U.S. Congressional Delegation Travels to India; Promise the Moon

Published on January 23rd, 2012

Mark Warner, Virginia’s junior senator, is a multimillionaire, a popular ex-governor and thought by many to be one of the Democratic Party’s fastest rising stars. Warner (NumbersUSA grade, F-) refers to himself as a “radical centrist.”

As evidence, Warner is Co-Chairman of the Senate India Caucus.

From January 7 to 14, Warner traveled to New Delhi to investigate what he referred to as “the disproportionate number” of H-1B visas denied to India as well as the increase in certain categories of H-1B visa fees. Warner was accompanied by Senators Michael Bennet (D-CO; grade, F-) and Tom Udall (D-NM; Grade, F-) as well as Representatives Cedric Richmond and Joseph Crowley, the House India Caucus co-chair. [Disproportionate Number  of H-1B Visa Denials to Be Examined, Times of India, January 12, 2012]

Said Warner upon his return:

"On raising [the visa] fee, we heard some concerns. I understand the Indian   concerns. Sometime in the Congress we link things that may or may not be linked. But I think, there is still enormous appetite in India for visas even with a higher cost."

As for the claim that "the number of H-1B visa denied from India have been higher percentage than other countries,” Warner promised to look into it.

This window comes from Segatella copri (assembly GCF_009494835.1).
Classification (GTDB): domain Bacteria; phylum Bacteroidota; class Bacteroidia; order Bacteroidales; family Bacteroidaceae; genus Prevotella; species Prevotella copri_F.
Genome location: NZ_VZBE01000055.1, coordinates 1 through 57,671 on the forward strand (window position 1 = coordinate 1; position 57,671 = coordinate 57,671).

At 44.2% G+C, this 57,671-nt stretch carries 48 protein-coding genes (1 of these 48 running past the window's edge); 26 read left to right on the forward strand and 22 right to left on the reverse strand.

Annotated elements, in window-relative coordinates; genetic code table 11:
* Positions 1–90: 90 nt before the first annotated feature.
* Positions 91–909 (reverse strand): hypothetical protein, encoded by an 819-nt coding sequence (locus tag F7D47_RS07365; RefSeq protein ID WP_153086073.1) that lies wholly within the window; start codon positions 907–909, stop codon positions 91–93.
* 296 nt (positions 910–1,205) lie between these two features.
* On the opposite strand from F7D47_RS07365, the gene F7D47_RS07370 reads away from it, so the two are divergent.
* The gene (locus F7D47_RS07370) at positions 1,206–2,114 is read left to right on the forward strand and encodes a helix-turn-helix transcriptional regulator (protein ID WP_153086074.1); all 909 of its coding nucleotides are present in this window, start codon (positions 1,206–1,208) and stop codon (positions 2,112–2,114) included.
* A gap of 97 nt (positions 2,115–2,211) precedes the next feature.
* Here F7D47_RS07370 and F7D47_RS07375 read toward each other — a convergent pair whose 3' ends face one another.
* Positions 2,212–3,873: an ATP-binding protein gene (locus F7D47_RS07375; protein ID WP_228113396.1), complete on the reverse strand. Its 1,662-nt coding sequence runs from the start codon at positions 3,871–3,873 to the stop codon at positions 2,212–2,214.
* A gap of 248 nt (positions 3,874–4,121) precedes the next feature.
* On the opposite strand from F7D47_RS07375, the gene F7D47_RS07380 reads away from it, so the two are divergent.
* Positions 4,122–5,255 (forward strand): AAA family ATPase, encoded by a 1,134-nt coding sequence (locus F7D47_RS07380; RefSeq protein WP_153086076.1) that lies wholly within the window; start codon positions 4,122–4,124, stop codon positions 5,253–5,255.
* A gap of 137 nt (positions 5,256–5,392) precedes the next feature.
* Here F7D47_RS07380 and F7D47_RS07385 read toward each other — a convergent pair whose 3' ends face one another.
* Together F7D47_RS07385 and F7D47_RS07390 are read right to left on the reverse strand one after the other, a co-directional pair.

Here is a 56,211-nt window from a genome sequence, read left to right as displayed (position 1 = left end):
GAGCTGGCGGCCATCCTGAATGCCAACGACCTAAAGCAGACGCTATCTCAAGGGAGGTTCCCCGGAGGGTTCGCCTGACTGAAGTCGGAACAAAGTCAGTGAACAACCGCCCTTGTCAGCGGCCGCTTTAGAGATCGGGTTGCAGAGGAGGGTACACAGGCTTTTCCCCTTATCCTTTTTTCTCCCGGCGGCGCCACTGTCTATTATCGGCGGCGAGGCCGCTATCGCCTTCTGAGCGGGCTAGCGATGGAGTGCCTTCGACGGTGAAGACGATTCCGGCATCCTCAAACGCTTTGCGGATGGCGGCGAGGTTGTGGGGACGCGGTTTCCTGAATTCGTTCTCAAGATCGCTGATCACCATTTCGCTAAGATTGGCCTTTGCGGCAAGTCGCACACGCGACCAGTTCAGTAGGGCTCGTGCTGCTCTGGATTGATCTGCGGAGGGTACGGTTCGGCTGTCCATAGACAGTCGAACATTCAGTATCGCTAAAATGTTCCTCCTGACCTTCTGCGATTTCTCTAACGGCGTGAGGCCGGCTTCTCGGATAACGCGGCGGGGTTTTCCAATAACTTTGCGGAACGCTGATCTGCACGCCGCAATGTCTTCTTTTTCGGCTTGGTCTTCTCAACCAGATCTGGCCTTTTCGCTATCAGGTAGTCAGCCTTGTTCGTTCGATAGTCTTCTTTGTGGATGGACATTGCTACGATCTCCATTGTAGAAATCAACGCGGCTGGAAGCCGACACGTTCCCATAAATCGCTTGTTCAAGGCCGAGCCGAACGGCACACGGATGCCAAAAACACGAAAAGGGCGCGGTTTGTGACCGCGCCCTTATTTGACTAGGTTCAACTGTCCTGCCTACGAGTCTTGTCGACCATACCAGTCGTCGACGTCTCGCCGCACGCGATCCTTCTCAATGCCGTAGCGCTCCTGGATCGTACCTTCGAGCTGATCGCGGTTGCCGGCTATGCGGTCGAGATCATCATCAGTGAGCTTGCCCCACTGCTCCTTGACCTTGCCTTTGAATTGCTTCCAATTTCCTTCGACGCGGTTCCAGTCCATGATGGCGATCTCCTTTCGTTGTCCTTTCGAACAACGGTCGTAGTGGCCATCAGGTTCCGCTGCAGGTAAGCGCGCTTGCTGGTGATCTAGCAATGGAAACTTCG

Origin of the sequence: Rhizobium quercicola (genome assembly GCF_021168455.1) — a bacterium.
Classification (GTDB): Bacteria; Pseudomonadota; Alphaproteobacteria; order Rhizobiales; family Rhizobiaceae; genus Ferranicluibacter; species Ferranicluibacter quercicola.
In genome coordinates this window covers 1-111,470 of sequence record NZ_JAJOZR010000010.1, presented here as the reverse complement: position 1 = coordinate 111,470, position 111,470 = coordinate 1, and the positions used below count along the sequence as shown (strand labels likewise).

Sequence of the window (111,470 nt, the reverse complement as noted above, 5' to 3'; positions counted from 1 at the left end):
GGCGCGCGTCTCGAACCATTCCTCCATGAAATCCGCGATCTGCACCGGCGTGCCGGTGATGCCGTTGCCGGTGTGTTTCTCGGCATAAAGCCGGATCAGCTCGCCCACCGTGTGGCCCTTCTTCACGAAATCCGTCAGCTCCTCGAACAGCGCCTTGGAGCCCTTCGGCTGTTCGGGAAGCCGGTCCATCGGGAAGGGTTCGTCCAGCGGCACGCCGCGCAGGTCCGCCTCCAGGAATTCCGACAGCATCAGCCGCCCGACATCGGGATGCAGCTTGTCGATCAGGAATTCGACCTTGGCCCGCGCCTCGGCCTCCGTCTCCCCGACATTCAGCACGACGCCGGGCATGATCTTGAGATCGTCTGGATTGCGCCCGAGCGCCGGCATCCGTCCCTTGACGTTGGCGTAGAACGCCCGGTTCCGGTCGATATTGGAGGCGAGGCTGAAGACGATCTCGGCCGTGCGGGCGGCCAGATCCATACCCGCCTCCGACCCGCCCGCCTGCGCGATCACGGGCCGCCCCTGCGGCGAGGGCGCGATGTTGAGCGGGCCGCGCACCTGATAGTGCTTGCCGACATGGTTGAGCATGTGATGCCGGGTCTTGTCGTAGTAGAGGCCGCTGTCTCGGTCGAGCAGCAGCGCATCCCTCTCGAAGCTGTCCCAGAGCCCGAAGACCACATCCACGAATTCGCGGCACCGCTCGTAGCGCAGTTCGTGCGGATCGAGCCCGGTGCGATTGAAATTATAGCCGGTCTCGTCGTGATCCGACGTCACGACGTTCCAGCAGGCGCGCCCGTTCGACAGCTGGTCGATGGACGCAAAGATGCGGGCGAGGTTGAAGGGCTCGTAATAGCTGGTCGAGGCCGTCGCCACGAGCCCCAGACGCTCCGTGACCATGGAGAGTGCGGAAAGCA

Concluded Warner as he argued for more H-1B visas:

“…remove those caps…” to begin “… providing additional opportunities for Indian H-1Bs…”

Along with Senator Jerry Moran (R-Kan), Warner recently introduced the Start Up Act which proposes a complete overhaul of the visa system including lowering the dollar amount charged for each EB-5 visa, the so called entrepreneurial visa.

Among Warner’s other areas of interest that his bill covers are providing green cards to foreign nationals who graduate from an American university and want careers in the United States (and will therefore not return home).

Is it just me or do others agree that it’s unseemly for a United States Senator to be bowing and scraping to foreign nationals carping about visa fees? Anyone who thinks fees are excessive has an option: don’t pay them; stay home. Indians have little to complain about anyway since they receive as many H-1B visas as the rest of the world combined.

Nevertheless, Sens. Warner, Moran and their peers subjected Americans to more exceedingly tedious propaganda that the nation needs more foreign-born workers and that we should therefore raise or, better yet, eliminate visa caps despite relentlessly high U.S. unemployment.

Luckily for Virginia and Kansas their unemployment levels are lower than the national average, 6.2 and 6.5 percent respectively. Still, the two states combined have nearly three quarter of million people out of work. I’m sure none of them are impressed that their Senator is off in India on a good will mission to promote coming to America to work.

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